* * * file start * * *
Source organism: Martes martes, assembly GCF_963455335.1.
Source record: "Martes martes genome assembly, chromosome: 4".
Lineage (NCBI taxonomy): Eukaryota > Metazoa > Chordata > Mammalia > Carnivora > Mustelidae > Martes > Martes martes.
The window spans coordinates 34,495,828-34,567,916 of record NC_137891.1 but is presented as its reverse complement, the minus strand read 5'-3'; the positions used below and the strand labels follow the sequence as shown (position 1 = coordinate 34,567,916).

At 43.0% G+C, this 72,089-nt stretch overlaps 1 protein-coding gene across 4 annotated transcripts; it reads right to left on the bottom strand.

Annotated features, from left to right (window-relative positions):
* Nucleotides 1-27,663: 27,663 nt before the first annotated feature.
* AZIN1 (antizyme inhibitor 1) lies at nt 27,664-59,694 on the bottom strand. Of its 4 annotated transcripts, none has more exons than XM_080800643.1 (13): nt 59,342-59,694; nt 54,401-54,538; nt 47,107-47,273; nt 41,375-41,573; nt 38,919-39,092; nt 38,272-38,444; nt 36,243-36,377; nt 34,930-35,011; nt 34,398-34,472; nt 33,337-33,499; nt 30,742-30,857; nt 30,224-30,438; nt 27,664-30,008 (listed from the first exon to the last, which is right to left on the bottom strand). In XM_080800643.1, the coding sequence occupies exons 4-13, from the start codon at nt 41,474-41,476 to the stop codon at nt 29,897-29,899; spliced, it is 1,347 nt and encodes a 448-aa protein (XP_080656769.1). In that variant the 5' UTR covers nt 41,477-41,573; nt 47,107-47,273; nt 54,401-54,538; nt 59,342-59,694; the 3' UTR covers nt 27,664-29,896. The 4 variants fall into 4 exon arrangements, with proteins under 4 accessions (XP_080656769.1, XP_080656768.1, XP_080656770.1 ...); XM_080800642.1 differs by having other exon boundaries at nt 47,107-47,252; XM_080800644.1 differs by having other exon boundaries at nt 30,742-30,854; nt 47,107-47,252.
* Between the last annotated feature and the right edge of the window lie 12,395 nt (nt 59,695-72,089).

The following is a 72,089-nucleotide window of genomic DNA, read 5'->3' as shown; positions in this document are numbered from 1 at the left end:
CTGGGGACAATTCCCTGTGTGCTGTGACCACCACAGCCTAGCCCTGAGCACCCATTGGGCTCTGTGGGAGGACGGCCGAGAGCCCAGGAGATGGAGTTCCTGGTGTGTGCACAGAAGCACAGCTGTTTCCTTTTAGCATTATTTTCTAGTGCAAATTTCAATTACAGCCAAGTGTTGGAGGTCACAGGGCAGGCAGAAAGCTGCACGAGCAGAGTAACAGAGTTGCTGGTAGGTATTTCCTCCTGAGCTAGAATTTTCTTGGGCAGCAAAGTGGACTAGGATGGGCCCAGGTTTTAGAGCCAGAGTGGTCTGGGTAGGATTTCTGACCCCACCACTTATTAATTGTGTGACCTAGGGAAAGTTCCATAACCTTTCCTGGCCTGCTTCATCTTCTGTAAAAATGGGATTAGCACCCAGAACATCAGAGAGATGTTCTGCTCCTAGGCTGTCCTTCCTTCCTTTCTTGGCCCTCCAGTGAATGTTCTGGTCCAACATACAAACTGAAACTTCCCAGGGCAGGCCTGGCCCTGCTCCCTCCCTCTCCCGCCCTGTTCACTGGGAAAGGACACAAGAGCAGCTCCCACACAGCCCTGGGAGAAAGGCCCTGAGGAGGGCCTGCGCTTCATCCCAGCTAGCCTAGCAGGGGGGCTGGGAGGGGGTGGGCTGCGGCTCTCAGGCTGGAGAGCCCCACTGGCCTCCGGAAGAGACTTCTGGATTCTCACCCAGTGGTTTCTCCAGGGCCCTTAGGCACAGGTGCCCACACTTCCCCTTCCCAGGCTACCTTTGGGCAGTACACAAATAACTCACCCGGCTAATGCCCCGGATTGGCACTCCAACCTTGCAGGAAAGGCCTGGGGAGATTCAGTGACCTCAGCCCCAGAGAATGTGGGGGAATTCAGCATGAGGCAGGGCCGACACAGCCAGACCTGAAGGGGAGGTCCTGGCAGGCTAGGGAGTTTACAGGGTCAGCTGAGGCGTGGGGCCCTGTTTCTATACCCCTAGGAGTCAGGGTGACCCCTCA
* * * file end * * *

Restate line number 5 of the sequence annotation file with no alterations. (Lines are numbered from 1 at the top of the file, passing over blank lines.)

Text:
At 43.0% G+C, this 72,089-nt stretch overlaps 1 protein-coding gene across 4 annotated transcripts; it reads right to left on the bottom strand.